Section 8 of the IAA implements Australia’s obligations under article V of the New York Convention and provides for foreign awards to be enforced in the courts of a state or territory as if the award had been made in that state or territory and in accordance with the laws of that state or territory. However, section 8 of the IAA only applies to awards made outside Australia. For awards made within Australia, either article 35 of the Model Law for international arbitration awards, or section 35 of the CAAs or section 33 of the Uniform Acts for domestic awards, applies.
Under the 2010 amendments to the IAA, Parliament neglected to confer any court with such an express power to enforce international arbitral awards made in Australia, referring only to a ‘competent court’ being required. This requirement was recently clarified in TCL Air Conditioner (Zhongshan) Co Ltd v Castel Electronics Pty Ltd  FCA 21, where the Federal Court of Australia held that it has jurisdiction to enforce international arbitral awards made in Australia. This the position was reinforced in the corresponding appeal case of TCL Air Conditioner (Zhongshan) Co Ltd v The Judges of the Federal Court of Australia & Anor  HCA 5, where the High Court of Australia confirmed the Federal Court’s jurisdiction.
Recently, the Federal Court’s decision in Uganda Telecom Pty Ltd v Hi Tech Telecom Pty Ltd  FCA 131 reinforced the finality of arbitral awards and Australia’s pro-enforcement policy by holding that there is no general discretion to refuse enforcement; and the public policy ground for refusing enforcement under the Act should be interpreted narrowly and should not give rise to any sort of residual discretion.
From an Australian perspective, the opening of foreign markets, especially in Asia, is also increasing the significance of the protection of foreign direct investment under the International Convention on the Settlement of Investment Disputes between States and Nationals of Other States 1965 (ICSID Convention). While the number of investment arbitrations with Australian participation is expected to increase significantly over the next decade, the level of awareness about the different options of investment protection available under investment treaties still needs to be raised.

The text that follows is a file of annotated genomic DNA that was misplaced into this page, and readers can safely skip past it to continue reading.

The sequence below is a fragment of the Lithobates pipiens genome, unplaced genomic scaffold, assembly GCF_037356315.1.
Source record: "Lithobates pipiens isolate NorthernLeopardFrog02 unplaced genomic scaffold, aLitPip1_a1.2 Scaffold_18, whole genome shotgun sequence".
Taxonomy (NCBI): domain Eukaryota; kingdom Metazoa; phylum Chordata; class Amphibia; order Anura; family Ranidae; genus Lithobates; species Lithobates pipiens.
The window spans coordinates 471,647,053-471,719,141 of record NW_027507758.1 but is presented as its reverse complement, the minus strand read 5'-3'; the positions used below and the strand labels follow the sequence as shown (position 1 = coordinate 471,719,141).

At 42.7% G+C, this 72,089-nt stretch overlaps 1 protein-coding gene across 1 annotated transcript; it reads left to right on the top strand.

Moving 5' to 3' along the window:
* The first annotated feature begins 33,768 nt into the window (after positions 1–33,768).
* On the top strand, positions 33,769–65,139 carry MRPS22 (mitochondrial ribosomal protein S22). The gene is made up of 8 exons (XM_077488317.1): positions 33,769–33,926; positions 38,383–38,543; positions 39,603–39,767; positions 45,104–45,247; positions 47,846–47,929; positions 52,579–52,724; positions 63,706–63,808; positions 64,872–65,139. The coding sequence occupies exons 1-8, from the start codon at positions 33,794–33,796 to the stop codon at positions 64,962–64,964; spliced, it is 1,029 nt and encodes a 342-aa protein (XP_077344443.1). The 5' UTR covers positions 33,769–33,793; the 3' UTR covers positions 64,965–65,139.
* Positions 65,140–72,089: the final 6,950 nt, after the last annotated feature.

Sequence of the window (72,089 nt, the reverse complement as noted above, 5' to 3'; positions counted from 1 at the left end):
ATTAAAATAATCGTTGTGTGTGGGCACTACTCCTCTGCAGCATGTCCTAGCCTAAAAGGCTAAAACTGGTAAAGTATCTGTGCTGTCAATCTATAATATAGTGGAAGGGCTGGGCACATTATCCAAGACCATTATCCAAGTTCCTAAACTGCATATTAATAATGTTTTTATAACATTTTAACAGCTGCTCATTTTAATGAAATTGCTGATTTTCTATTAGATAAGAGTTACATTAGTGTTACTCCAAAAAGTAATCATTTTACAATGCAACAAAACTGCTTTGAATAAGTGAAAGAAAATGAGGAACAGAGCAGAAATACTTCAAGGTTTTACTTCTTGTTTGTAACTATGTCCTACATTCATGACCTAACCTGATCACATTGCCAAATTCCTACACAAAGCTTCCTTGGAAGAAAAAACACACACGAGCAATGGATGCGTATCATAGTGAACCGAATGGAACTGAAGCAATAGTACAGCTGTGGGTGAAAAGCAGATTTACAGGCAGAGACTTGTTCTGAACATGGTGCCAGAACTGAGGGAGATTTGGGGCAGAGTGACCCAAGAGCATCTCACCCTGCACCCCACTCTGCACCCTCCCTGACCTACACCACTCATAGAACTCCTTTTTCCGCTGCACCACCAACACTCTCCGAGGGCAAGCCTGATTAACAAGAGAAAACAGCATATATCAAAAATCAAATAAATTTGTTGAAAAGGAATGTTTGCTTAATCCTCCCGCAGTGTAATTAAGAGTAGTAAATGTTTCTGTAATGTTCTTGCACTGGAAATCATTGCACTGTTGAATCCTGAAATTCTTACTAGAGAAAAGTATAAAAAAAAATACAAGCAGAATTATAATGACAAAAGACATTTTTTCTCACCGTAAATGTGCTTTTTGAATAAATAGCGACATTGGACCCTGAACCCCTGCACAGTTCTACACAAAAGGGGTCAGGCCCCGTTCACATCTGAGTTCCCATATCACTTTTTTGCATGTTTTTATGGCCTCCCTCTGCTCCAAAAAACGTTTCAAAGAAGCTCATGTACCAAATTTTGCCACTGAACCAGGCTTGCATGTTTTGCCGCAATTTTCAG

Australia is currently a party to 23 bilateral investment treaties (BITs) and six free trade agreements (FTAs), with a further nine being negotiated. Australia has entered into FTAs with New Zealand, Chile, the United States, Malaysia, Singapore and Thailand, and is a party to the ASEAN–Australia–New Zealand FTA that came into effect in 2010. Further FTAs are currently under negotiation with China, India, Japan, Korea, Indonesia and the Gulf Cooperation Council, in addition to the Pacific Agreement on Closer Economic Relations (PACER) Plus, the Regional Comprehensive Economic Partnership and the Trans-Pacific Partnership Agreement.
Some of Australia’s FTAs contain investment protection provisions similar to those commonly found in BITs. For example, section B of chapter 10 of the Australia–Chile FTA contains detailed provisions on investor-state dispute settlement. Where a dispute between a party and an investor is not resolved by negotiations and consultations, the investor may refer the investment dispute to arbitration under the ICSID Convention, the ICSID Additional Facility Rules, the UNCITRAL Arbitration Rules or under any other arbitration rules. The procedures and remedies available under the Australia–Chile FTA are significantly broader than those included in the existing BIT between Australia and Chile and represents the most comprehensive outcome in trade negotiations since the Closer Economic Relations Trade Agreement with New Zealand in 1983.
While most of Australia’s existing BITs designate investor-state dispute settlement for the resolution of disputes arising under these treaties, in a trade policy statement released in April 2011, the Australian government stated that it would no longer include provisions providing for investor-state dispute settlement in future BITs and FTAs. While the lack of substantive safeguards may deter foreign investors from investing in Australia, the government has signalled that it will continue to support the principle of national treatment. This will ensure that foreign and domestic businesses are treated equally under the law and are not precluded from obtaining protections for investments in Australia.